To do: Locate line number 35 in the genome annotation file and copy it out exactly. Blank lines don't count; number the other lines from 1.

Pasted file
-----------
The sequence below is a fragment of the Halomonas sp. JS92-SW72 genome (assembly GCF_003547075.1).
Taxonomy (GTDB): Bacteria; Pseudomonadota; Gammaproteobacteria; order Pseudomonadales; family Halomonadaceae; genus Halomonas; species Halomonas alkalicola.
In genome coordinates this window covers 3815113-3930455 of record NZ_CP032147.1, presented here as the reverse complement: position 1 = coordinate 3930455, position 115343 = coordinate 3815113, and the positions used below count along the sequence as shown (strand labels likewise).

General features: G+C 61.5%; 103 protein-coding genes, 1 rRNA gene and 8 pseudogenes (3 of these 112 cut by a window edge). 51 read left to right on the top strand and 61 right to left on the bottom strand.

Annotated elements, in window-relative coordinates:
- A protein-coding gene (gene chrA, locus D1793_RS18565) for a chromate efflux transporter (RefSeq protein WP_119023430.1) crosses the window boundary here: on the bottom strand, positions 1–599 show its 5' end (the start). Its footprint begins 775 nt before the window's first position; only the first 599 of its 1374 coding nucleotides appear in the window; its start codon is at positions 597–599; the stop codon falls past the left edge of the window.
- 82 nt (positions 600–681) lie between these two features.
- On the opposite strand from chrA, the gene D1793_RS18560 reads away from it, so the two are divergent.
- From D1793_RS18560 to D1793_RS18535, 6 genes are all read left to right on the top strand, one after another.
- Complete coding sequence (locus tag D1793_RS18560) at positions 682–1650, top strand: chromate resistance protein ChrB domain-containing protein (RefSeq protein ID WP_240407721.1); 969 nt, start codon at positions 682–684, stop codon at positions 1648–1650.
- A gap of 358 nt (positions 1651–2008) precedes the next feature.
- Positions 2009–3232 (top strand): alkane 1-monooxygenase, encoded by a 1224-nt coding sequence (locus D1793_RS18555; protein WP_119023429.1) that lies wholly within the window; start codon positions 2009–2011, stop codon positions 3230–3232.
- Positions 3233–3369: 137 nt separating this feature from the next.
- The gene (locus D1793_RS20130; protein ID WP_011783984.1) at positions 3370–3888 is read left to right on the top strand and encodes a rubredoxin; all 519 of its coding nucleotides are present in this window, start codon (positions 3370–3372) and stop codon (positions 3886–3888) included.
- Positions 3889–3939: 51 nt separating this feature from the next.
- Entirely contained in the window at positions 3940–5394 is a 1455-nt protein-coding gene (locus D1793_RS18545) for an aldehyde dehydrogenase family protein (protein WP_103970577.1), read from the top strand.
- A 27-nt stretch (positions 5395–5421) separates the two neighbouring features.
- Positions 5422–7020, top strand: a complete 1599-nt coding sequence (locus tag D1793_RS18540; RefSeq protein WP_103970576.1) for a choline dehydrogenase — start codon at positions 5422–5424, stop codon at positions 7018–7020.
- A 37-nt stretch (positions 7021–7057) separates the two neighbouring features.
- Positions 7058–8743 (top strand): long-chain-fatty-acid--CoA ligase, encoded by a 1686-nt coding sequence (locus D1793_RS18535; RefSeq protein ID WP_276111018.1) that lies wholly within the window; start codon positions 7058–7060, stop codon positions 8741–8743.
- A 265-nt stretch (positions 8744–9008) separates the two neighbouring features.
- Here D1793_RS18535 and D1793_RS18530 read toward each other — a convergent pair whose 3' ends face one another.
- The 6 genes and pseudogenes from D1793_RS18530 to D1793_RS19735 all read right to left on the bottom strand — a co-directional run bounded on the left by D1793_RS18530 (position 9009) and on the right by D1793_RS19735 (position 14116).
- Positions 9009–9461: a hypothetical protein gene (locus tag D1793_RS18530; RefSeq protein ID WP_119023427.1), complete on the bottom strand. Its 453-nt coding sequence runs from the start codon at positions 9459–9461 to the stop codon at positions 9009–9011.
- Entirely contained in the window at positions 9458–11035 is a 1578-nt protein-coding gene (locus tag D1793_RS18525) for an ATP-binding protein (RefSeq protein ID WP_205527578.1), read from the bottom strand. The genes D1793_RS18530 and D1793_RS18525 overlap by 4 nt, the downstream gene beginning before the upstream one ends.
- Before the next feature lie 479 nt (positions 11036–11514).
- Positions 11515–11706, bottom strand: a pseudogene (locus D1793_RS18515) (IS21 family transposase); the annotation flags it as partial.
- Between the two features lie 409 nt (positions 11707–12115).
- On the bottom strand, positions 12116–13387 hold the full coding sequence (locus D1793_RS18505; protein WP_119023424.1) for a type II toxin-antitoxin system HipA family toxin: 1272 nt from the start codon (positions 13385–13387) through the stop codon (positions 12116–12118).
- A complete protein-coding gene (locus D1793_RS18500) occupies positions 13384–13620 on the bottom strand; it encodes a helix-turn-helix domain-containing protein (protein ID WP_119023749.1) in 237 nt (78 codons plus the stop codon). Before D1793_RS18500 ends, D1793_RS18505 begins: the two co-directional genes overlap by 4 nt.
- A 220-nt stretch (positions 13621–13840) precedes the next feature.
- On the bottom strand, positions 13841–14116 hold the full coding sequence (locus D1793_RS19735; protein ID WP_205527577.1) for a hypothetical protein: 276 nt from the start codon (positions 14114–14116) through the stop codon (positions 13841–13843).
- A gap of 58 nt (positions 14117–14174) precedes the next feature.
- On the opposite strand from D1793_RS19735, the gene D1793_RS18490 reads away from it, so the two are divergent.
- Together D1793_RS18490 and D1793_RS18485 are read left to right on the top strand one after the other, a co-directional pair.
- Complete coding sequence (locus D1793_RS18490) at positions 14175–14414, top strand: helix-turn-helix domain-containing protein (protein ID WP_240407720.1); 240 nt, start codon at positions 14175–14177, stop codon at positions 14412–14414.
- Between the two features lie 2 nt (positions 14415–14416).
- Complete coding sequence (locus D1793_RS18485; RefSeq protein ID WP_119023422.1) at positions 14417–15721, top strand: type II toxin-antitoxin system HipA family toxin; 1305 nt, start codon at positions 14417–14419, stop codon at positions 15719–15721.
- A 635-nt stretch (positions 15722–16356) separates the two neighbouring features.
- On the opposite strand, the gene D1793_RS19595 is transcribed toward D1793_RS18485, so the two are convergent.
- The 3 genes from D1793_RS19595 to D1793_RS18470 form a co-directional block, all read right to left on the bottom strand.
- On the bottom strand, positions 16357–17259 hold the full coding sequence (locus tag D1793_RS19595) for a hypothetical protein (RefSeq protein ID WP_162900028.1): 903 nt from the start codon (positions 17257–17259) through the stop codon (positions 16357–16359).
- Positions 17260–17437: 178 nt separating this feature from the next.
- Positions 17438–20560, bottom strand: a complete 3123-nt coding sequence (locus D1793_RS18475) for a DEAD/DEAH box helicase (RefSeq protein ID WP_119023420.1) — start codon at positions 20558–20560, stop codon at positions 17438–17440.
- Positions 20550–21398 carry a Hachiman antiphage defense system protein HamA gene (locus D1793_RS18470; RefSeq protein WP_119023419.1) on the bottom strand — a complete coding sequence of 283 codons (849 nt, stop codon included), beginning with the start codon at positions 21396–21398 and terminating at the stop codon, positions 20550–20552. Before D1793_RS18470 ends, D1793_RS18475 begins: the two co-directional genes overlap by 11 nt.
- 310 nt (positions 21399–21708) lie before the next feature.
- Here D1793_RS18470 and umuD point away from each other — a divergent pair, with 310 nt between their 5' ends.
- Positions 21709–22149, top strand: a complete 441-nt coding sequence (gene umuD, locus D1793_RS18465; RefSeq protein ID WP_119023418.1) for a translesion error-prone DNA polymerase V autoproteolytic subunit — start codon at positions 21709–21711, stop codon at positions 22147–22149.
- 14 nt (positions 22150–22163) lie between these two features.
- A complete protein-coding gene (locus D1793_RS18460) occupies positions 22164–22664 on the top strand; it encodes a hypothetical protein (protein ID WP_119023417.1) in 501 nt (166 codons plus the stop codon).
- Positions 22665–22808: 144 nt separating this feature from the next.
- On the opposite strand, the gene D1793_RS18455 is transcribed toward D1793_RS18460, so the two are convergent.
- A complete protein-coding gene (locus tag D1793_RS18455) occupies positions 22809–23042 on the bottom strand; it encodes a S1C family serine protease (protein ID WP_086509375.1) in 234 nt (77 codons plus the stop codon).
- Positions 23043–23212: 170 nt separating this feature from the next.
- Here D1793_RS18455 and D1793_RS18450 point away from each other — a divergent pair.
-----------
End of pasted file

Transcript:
- Together D1793_RS18490 and D1793_RS18485 are read left to right on the top strand one after the other, a co-directional pair.